Tuesday, 13 December 2011 4:12 PM
When the first winter snow starts to fall on your street it’s worth taking five minutes to think ahead as to how you’ll deal with the slippery white menace, when you eventually run out of milk and have to take the car on a potentially treacherous trip to the shops.
New research from Sainsbury's car insurance suggests that 13.7 million drivers are not aware of what to do if their car goes into a skid and over a quarter (27%) of drivers who find themselves in a skid would take action that could make their situation worse.
The supermarket bank estimates that around 264,000 accidents could be caused this year by icy roads, with the research showing that 1.3 million drivers have had an accident in icy conditions in the past five years, with their average repair bill costing £1,773.
Icy conditions are clearly a major headache for drivers, with 22% saying they only venture out in an emergency when it’s icy, and 7% saying they won’t drive at all. The figure rises even higher for women, with more than a third (38%) saying they will either not drive at all or only drive in an emergency when it’s icy compared to 20% of men. We in the UK – male or female – are always ill-prepared for the wicked white stuff, but a few simple precautions and driving tips could help us stay out of the hedges.
To illustrate the scale of the problem, Sainsbury’s car insurance conducted an experiment in which 12 drivers were taken to a skid-pan and tested on their winter driving abilities, including being tasked to drive in simulated winter driving conditions on a specialist track without any tuition. They were then taught how to control a car in a skid and re-tested.
The experiment found that 50% were unable to safely control the car in a skid prior to getting winter driving tuition, while afterwards 91% of drivers were able to safely control the skid. Perhaps it’s time we all took some tuition? In the meantime, here are a few skidding tips:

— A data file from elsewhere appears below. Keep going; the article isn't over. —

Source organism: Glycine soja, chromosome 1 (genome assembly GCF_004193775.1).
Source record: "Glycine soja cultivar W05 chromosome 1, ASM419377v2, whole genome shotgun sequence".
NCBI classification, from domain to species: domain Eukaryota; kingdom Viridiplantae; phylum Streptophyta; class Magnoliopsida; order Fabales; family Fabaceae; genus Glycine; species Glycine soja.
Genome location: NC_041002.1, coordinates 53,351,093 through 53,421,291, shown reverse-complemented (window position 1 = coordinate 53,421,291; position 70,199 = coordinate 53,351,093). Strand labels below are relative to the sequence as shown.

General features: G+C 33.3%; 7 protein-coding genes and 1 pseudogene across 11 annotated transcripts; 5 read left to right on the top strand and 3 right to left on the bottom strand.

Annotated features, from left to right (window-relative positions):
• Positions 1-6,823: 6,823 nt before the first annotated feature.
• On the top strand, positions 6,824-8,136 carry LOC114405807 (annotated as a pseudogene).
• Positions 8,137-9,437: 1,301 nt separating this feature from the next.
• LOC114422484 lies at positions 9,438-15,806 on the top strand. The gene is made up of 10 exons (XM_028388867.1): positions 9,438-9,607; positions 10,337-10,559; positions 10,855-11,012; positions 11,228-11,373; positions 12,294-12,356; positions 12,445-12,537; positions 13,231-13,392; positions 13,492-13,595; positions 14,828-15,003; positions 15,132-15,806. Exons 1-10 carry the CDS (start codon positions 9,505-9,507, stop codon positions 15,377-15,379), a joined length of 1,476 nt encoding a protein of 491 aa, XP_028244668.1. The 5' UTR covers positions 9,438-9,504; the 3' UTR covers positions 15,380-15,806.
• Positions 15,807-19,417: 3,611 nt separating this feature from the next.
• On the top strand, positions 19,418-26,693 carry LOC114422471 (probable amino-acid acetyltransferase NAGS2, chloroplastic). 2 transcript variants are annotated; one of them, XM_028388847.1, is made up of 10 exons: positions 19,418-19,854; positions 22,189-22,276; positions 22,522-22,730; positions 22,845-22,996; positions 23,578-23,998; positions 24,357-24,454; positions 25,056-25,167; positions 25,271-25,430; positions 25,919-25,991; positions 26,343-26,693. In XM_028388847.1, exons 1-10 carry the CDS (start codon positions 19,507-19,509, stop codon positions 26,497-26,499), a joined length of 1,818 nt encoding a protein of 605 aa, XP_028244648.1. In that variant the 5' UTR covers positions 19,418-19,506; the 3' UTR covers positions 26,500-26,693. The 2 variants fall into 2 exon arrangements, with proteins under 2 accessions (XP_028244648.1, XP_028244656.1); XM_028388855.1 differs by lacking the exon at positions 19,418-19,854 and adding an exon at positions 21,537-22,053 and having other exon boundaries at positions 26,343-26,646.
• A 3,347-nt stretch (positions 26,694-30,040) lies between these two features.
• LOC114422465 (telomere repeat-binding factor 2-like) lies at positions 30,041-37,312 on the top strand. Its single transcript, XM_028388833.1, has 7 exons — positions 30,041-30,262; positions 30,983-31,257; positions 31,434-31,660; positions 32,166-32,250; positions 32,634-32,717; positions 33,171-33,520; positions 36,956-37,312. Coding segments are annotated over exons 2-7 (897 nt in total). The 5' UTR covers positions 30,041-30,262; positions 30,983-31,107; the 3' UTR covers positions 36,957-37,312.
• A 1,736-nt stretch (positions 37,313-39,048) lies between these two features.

– Driving slowly can help prevent icy skids, but if the car does slip out of control try not brake or accelerate hastily; drop gears gently and apply the brakes smoothly
– Or, instead, lift your foot gently off the accelerator. This will allow your car to slow very smoothly and gently
– If you need to continue driving then do so slowly using a high gear. This will help you avoid hard acceleration, which could spin the wheels
– If there is no response when you turn the steering wheel and the car continues on ahead remove your foot from the accelerator. This throws the weight balance of the car forwards and helps the front tyres find grip. At this time reduce the steering angle input; tyre treads work best facing forwards, not turned-in hard
– Take care on motorways and dual carriageways and don't let other drivers influence your speed and don't hug the car in front. Rear-enders are far too common in bad conditions
– Take extra care around large vehicles which may not see you and, should they loose control, could take you with them
– Give motorcyclists and cyclists plenty of room, in case they get a wobble on
– If you get stuck in ice or snow, make sure your handbrake brake is on and clear the area around the wheels and apply grit or salt around the slipping wheel. Then use low revs to gently move away. Taking off in second gear can provide more traction. Or, indeed, stay at home, put your feet up, order a pizza and let the delivery boy deal with the skids.
By Daniel Anslow
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